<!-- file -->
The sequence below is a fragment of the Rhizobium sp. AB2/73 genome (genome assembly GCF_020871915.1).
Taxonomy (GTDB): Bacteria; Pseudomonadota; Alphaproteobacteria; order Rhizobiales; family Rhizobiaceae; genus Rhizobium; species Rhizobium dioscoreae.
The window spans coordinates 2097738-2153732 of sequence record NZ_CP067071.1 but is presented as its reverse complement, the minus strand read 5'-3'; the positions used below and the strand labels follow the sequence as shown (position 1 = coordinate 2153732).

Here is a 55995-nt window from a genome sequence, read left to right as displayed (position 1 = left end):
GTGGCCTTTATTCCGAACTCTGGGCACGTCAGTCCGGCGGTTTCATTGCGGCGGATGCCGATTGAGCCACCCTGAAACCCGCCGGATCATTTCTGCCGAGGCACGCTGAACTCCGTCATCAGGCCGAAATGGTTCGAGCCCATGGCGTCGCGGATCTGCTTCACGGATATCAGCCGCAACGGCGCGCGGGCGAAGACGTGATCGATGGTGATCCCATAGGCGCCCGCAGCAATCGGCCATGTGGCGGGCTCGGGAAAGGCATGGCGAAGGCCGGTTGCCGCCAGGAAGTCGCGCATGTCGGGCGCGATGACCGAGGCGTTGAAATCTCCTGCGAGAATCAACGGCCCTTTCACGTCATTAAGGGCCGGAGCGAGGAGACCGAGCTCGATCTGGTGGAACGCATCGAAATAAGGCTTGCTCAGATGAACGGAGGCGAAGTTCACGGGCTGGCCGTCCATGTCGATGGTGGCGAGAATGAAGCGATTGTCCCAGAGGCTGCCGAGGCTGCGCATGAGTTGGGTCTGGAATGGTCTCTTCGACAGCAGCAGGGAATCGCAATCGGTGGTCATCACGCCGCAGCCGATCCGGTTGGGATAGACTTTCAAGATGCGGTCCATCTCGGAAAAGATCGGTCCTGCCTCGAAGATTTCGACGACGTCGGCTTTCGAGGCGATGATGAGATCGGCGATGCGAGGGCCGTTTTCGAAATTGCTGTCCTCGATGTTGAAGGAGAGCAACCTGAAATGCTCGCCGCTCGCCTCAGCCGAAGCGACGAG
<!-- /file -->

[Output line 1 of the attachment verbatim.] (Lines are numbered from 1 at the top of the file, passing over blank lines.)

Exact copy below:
The sequence below is a fragment of the Rhizobium sp. AB2/73 genome (genome assembly GCF_020871915.1).